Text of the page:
Arab League on Libya: foreign forces should withdraw troops

A 14-point resolution ratified by the Arab League asks all foreign forces to immediately withdraw from Libya. This declaration seems to be in favour of comments by Egyptian President Sisi hinting at a future military incursion into Libya.

Arab League on Libya

The Arab League on Tuesday called for the withdrawal of foreign forces in Libya and urged for talks on ending the conflict in the north African country.

The virtual meeting, held at Egypt’s request, comes amid a flaring conflict in neighbouring Libya between a UN-recognised government in the country’s west and eastern-based forces loyal to strongman Khalifa Haftar.

21 Countries attended Arab League meeting on Libya

It was attended by representatives from 21 Arab countries including Libya’s Government of National Accord (GNA), which had opposed the meeting earlier this week.

The 14-clause resolution submitted by the Arab League provided for “rejecting all illegitimate foreign interventions” in Libya and called for “the withdrawal of all foreign forces on Libyan territories and its regional waters.”

Read more: Libya cautions Egypt in wake of Sisi comments

Libya’s representative, Saleh al-Shamakhi, expressed reservations on the Arab League’s call, saying that foreign forces backing the GNA helped roll back the “aggression” by Haftar’s forces.

The Turkish-backed GNA has recently made major military gains against Haftar’s forces, who have sought to regain control over the west in an abortive attempt to seize Tripoli.

Meeting comes in wake of Sisi comments

Egypt, which backs Haftar, has warned that advances by Turkey-backed forces on the strategic Libyan city of Sirte could prompt an Egyptian military intervention.

The GNA denounced Sisi’s statements as a “declaration of war”.

Libya’s High Council of State on Monday warned the Egyptian army against a high-stakes military gamble in the conflict-ridden country. Libya has cautioned Egypt over use of military force, after comments from Egypt’s president were construed as hinting upon an Egyptian military campaign in Libya.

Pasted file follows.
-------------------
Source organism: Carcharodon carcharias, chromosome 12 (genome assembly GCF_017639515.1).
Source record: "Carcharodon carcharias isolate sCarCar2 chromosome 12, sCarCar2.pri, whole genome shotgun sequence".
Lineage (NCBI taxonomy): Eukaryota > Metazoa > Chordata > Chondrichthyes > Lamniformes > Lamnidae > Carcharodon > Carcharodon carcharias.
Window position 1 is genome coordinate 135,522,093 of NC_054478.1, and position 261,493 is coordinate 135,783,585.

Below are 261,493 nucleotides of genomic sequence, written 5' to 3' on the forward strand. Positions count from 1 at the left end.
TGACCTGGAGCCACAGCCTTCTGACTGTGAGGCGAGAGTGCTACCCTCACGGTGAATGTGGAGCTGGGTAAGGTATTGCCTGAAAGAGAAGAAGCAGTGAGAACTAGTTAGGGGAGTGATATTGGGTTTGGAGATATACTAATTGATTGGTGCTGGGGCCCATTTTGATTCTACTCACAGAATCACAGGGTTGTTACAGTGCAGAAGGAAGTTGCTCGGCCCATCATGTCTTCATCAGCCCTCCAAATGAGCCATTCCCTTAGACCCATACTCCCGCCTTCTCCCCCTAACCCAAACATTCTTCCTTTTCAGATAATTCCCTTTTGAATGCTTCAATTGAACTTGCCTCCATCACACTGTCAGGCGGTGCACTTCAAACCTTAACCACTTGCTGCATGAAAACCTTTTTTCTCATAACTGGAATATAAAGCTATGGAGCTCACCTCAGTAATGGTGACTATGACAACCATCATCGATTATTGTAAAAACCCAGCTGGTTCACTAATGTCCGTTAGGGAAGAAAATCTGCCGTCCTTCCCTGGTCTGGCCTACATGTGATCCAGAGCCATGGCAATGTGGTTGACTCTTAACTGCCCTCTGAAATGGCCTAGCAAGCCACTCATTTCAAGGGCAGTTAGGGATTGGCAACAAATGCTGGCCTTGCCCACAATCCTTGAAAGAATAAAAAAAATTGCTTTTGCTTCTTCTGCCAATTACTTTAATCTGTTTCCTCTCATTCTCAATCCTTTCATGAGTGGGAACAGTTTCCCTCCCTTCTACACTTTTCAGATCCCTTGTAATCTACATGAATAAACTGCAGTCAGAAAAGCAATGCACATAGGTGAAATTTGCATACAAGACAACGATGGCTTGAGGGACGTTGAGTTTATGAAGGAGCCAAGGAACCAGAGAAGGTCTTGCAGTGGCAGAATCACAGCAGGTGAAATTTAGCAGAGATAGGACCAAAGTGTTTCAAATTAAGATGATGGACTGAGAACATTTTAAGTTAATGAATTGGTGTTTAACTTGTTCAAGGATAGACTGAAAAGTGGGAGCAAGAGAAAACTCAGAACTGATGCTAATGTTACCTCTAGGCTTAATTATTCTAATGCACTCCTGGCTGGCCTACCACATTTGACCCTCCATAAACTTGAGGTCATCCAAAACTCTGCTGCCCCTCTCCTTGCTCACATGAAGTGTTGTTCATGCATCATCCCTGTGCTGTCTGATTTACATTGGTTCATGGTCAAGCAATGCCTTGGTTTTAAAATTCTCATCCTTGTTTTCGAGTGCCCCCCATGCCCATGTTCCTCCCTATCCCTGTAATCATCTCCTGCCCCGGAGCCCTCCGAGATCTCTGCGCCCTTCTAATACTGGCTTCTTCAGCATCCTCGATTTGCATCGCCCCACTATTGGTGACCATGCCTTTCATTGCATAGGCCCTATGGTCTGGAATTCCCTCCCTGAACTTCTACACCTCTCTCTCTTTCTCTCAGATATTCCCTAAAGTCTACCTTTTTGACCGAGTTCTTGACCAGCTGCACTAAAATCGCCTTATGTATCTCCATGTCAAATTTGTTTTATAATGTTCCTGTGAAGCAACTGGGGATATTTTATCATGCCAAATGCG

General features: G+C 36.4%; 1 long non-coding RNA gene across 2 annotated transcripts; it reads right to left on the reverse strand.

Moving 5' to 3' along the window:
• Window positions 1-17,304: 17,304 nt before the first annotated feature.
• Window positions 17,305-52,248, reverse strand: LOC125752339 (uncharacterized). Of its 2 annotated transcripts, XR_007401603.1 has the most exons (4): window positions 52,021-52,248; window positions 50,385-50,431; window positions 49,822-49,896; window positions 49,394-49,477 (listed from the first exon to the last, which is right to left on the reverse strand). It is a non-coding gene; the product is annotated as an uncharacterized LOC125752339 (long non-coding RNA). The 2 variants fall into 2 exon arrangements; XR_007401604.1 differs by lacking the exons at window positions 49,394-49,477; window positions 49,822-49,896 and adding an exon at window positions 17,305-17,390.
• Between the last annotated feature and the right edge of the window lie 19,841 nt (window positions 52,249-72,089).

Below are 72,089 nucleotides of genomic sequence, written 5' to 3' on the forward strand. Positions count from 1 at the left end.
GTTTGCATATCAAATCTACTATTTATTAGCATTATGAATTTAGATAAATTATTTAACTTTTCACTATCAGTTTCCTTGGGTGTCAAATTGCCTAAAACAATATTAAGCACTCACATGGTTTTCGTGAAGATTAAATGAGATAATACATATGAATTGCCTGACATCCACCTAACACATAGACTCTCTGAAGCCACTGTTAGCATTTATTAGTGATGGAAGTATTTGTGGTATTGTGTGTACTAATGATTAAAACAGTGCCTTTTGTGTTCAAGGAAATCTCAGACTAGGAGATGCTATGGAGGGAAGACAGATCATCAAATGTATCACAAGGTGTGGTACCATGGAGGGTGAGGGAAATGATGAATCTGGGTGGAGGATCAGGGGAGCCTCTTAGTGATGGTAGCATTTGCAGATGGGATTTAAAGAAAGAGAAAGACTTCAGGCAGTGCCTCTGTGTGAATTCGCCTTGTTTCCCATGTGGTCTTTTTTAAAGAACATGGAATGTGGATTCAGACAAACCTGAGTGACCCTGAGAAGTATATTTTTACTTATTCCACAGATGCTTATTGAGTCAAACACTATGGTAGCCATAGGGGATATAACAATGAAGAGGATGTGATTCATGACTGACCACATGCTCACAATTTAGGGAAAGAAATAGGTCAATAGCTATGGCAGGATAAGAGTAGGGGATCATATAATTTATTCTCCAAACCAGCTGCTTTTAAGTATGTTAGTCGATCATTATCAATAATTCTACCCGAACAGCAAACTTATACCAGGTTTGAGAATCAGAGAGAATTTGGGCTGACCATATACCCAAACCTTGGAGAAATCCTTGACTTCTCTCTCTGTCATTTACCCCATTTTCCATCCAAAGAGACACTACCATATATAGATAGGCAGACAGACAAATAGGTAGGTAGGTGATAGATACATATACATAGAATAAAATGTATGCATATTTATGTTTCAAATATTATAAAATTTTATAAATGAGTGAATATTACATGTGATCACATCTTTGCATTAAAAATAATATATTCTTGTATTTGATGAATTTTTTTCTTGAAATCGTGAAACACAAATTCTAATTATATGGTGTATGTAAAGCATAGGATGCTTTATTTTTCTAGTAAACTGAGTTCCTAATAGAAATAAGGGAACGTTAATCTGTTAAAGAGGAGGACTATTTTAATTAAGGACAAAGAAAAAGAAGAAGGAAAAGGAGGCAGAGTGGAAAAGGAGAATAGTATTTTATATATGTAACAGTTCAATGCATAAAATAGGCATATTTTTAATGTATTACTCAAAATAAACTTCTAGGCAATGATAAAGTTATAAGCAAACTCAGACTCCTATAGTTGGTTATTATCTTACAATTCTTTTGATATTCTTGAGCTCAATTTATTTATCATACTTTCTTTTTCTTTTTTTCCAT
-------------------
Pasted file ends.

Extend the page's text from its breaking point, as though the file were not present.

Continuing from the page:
Read more: As proxy war heats up, Libya is in danger of becoming next Syria

Earlier this month, Cairo proposed a peace initiative calling for a ceasefire, withdrawal of mercenaries and disbanding militias in the neighbouring country.

The proposal was dismissed by the GNA and Ankara.

“We urge the Egyptian army not to be dragged into a gamble, whose fate will be similar to previous gambles like the case in Yemen,” the Libyan council said in a statement.

Arab league backs Egyptian President’s comments on Libya

On Tuesday, the Arab League welcomed Egypt’s proposal and urged Libyan factions to “positively engage” with such initiatives.

Shamakhi also voiced reservations on the call, saying the GNA was not invited to be part of Cairo’s initiative. He added that “whoever wants to mediate… should not be siding with one party over the other”.

Read more: France wants NATO to take cognizance of ‘Turkey problem’ in Libya

Tunisia, Qatar and Somalia expressed reservations on the clauses criticised by Libya.

Libya has been mired in chaos since the 2011 uprising that toppled and later killed longtime dictator Moamer Kadhafi.

Besides Egypt, the United Arab Emirates and Russia back Haftar’s forces.

About the civil war in Libya

Oil-rich Libya has been in chaos since the Arab spring movement and Nato bombing campaign that toppled Gaddafi in 2011. Attempts to build a democratic state after Gaddafi fell disintegrated into a new civil war between rival governments in 2014.

Read more: UN orders probe of abuses in Libya conflict

Since 2014 the fighting has mainly been between rival centres of political power in east and west Libya: the Tripoli administration, known as the Government of National Accord (GNA), led by Sarraj, and the Tobruk administration, which decamped to the eastern city after disputed elections. The Tobruk government appointed Haftar to lead the Libyan National Army (LNA) and restore its sovereignty.

While the GNA is officially recognised by the UN as Libya’s legitimate government, and is backed by Turkey, it holds little power on the ground, and some distrust its politics. Haftar’s supporters say he is a bulwark against extremism, while others see him as another would-be military dictator.

AFP with additional input by GVS News Desk

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